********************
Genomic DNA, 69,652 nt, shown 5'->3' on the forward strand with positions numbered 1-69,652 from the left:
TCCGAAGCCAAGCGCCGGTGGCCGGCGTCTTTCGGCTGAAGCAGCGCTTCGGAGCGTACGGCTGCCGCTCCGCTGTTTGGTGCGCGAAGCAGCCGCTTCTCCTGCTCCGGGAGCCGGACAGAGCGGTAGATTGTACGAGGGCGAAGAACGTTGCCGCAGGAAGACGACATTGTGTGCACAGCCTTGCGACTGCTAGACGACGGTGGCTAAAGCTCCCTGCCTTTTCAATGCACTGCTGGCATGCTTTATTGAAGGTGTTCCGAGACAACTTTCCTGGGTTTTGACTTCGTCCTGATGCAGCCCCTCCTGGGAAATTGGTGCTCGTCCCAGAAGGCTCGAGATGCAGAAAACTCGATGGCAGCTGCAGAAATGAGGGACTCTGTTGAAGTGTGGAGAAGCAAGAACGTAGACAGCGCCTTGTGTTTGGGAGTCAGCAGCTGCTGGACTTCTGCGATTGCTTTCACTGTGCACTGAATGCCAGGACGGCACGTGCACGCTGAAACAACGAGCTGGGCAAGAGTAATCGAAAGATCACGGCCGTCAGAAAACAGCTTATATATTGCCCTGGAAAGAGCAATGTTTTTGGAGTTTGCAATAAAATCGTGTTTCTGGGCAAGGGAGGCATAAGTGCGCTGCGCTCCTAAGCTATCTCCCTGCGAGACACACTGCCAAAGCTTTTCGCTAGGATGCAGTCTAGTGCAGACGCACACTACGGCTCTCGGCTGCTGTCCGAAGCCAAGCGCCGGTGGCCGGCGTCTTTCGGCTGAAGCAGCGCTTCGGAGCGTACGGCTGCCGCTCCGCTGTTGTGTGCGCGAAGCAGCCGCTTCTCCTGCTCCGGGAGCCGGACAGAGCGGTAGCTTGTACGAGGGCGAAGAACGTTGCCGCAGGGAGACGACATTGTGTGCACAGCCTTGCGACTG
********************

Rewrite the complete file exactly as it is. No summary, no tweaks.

Genomic DNA, 69,652 nt, shown 5'->3' on the forward strand with positions numbered 1-69,652 from the left:
TCCGAAGCCAAGCGCCGGTGGCCGGCGTCTTTCGGCTGAAGCAGCGCTTCGGAGCGTACGGCTGCCGCTCCGCTGTTTGGTGCGCGAAGCAGCCGCTTCTCCTGCTCCGGGAGCCGGACAGAGCGGTAGATTGTACGAGGGCGAAGAACGTTGCCGCAGGAAGACGACATTGTGTGCACAGCCTTGCGACTGCTAGACGACGGTGGCTAAAGCTCCCTGCCTTTTCAATGCACTGCTGGCATGCTTTATTGAAGGTGTTCCGAGACAACTTTCCTGGGTTTTGACTTCGTCCTGATGCAGCCCCTCCTGGGAAATTGGTGCTCGTCCCAGAAGGCTCGAGATGCAGAAAACTCGATGGCAGCTGCAGAAATGAGGGACTCTGTTGAAGTGTGGAGAAGCAAGAACGTAGACAGCGCCTTGTGTTTGGGAGTCAGCAGCTGCTGGACTTCTGCGATTGCTTTCACTGTGCACTGAATGCCAGGACGGCACGTGCACGCTGAAACAACGAGCTGGGCAAGAGTAATCGAAAGATCACGGCCGTCAGAAAACAGCTTATATATTGCCCTGGAAAGAGCAATGTTTTTGGAGTTTGCAATAAAATCGTGTTTCTGGGCAAGGGAGGCATAAGTGCGCTGCGCTCCTAAGCTATCTCCCTGCGAGACACACTGCCAAAGCTTTTCGCTAGGATGCAGTCTAGTGCAGACGCACACTACGGCTCTCGGCTGCTGTCCGAAGCCAAGCGCCGGTGGCCGGCGTCTTTCGGCTGAAGCAGCGCTTCGGAGCGTACGGCTGCCGCTCCGCTGTTGTGTGCGCGAAGCAGCCGCTTCTCCTGCTCCGGGAGCCGGACAGAGCGGTAGCTTGTACGAGGGCGAAGAACGTTGCCGCAGGGAGACGACATTGTGTGCACAGCCTTGCGACTG